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Bleacher Report – Vikings

Zulgad: Unlike with Favre, Bradford could provide Vikings with long-term solution at QB

By Judd Zulgad

The proclamation by Peter King last week that Sam Bradford was the quarter-season MVP in the NFL was met with skepticism from this corner. Bradford had been good in his first three starts, but Mike Zimmer’s defense was the true star for the 4-0 Vikings, right?

Upon further review, we might have sold Bradford short.

That became clear Sunday as the veteran completed 22 of 30 passes for 271 yards with two touchdowns and no interceptions in a 31-13 victory over Houston at U.S. Bank Stadium. Bradford did this despite being sacked twice and taking some hard hits after his injury-riddled offensive line allowed pressure.

Bradford has now hit on 88 of 125 passes (70.4 completion percentage) for 990 yards with six touchdowns, no interceptions and a 109.7 passer rating in his first four starts.

So does this make Bradford an MVP candidate? Yes, it does.

Bradford’s numbers are incredibly similar to the stats posted by Brett Favre in his first four games as the Vikings’ starter in 2009.

Favre, whose named was tossed around in MVP discussions as he led Minnesota to a 12-4 regular-season record and the NFC championship game, completed 85 of 125 passes for 837 yards with eight touchdowns, one interception and a 104.6 passer rating during the Vikings’ 4-0 start.

Bradford was acquired by general manager Rick Spielman from Philadelphia on Sept. 3 for a first- and conditional fourth-round pick. The move came four days after expected starter Teddy Bridgewater suffered a catastrophic knee injury in a practice at Winter Park, leaving the Vikings searching for a solution at the most important position on the field.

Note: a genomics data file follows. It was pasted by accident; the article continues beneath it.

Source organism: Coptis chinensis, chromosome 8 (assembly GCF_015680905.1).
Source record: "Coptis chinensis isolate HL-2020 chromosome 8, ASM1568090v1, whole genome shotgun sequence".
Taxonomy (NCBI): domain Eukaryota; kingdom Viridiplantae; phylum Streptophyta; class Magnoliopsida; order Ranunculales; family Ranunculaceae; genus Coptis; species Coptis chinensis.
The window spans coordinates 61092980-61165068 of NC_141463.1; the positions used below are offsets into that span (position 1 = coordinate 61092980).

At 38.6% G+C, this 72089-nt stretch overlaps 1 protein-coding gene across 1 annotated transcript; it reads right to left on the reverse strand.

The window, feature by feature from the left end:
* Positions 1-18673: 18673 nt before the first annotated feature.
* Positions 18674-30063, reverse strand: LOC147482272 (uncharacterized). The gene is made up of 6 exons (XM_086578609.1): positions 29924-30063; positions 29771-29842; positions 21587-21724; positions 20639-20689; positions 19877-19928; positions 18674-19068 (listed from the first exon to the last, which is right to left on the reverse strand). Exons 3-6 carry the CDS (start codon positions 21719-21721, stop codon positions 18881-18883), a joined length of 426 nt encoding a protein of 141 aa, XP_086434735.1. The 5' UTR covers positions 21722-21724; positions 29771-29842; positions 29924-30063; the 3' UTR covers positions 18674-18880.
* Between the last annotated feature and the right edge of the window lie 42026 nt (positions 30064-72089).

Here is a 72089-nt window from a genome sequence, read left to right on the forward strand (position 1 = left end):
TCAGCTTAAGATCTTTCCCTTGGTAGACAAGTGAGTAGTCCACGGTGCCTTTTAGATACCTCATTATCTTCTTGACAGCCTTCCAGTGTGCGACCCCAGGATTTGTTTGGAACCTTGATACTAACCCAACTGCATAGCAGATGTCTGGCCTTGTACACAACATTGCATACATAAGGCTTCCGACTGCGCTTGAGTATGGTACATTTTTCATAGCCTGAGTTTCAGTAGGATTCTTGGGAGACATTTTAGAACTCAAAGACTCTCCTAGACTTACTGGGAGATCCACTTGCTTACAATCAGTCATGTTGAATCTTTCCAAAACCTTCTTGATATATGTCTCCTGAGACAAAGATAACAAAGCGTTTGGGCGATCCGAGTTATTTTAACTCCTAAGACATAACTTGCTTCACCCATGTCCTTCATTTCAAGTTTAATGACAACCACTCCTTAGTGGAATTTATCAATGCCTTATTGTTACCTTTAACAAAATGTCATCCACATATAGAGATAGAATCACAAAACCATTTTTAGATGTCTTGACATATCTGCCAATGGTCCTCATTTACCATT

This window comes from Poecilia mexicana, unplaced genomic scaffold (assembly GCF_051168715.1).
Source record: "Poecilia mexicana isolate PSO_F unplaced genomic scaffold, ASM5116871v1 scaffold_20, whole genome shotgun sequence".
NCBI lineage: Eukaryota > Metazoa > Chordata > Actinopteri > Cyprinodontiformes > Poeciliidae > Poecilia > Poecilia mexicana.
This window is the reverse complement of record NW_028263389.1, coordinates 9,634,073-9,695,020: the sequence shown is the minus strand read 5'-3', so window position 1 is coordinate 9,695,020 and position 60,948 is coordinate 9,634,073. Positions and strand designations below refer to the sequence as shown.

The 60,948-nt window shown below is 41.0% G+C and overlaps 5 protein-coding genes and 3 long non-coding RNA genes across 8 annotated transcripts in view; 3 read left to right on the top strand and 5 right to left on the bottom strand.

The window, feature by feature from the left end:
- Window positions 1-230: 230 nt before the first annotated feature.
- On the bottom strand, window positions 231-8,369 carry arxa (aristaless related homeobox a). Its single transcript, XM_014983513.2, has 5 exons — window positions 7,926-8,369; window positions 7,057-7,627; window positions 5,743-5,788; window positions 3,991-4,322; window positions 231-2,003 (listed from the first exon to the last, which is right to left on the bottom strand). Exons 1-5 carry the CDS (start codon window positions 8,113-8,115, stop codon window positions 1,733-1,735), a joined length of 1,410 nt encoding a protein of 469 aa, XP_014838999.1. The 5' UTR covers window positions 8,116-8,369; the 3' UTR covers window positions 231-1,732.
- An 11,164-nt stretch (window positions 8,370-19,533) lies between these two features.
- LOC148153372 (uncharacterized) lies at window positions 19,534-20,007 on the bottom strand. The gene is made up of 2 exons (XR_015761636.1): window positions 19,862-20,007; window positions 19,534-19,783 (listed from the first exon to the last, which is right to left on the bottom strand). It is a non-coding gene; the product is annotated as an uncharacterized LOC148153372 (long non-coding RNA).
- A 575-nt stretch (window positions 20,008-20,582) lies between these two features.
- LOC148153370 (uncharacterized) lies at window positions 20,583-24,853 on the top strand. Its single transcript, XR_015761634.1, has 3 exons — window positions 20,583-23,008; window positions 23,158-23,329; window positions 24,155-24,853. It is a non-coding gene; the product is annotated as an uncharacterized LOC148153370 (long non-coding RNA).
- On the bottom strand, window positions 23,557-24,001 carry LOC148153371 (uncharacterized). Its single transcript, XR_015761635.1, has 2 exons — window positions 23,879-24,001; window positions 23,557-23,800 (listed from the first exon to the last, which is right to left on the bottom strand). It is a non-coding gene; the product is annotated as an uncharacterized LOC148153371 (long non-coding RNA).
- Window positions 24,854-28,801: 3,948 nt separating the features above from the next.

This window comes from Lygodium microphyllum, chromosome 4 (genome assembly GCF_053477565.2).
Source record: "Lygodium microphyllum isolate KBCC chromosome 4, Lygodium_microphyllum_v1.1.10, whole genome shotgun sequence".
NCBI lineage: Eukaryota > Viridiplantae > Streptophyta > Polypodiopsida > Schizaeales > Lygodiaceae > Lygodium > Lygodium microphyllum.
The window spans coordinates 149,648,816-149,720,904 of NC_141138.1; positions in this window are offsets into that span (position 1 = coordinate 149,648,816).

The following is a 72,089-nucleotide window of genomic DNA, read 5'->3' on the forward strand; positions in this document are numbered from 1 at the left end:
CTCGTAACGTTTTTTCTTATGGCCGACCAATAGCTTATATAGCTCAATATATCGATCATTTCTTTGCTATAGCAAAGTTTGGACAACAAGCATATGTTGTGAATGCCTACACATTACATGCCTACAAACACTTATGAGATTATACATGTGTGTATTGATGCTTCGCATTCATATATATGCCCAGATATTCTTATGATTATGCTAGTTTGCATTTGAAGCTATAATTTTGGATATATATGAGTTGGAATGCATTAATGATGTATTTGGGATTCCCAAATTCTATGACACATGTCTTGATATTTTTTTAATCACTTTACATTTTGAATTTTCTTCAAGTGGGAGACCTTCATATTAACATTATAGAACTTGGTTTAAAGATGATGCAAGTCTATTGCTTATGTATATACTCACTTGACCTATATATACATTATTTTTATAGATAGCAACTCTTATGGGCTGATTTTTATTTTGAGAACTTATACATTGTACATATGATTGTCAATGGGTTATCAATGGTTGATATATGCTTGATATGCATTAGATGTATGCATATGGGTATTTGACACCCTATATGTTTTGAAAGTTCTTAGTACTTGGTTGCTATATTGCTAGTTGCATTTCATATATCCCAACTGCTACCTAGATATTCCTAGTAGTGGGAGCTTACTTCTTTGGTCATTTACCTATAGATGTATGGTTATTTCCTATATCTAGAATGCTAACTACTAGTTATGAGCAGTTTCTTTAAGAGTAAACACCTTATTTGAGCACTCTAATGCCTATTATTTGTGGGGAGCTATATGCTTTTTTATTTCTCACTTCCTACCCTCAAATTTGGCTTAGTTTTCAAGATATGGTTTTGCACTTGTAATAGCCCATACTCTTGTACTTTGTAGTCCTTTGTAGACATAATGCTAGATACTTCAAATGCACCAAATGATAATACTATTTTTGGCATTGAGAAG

Backup Shaun Hill started in the Vikings’ 25-16 season-opening victory at Tennessee, completing 18 of 33 passes for 236 yards with no touchdowns, no interceptions and a 77.3 rating.

Bradford got up to speed and took over the following week against Green Bay. He has played better than anyone could have expected.

“He’s really accurate, number one,” coach Mike Zimmer said Monday, when asked what he liked about Bradford. “He knows where to go with the ball the majority of times. … He’s quick getting the ball out. I think he just has a good feel for … maybe the word is throwing the guys open. Leading them to the right spot. He knows he’s going to get hit, but he’s going to stand in there and take it. He’s a tough guy.”

While Bradford’s early success in 2016 is similar to Favre’s, what makes his play more impressive is that he has had to quickly learn a system with which he wasn’t entirely familiar. He has done so with some help from a coaching staff that includes his two-time coordinator Pat Shurmur. Shurmur is the Vikings tight ends coach but worked with Bradford in St. Louis and Philadelphia.

When Favre signed with the Vikings late in training camp in 2009, he joined a team that ran the type of West Coast system he had played under for 16 years in Green Bay. He knew more about that system than many on the coaching staff.

In that case, the Vikings talked Favre into joining the team late in training camp after realizing that what looked like a Super Bowl-quality roster was unlikely to reach its potential with either Tarvaris Jackson or Sage Rosenfels as the starter.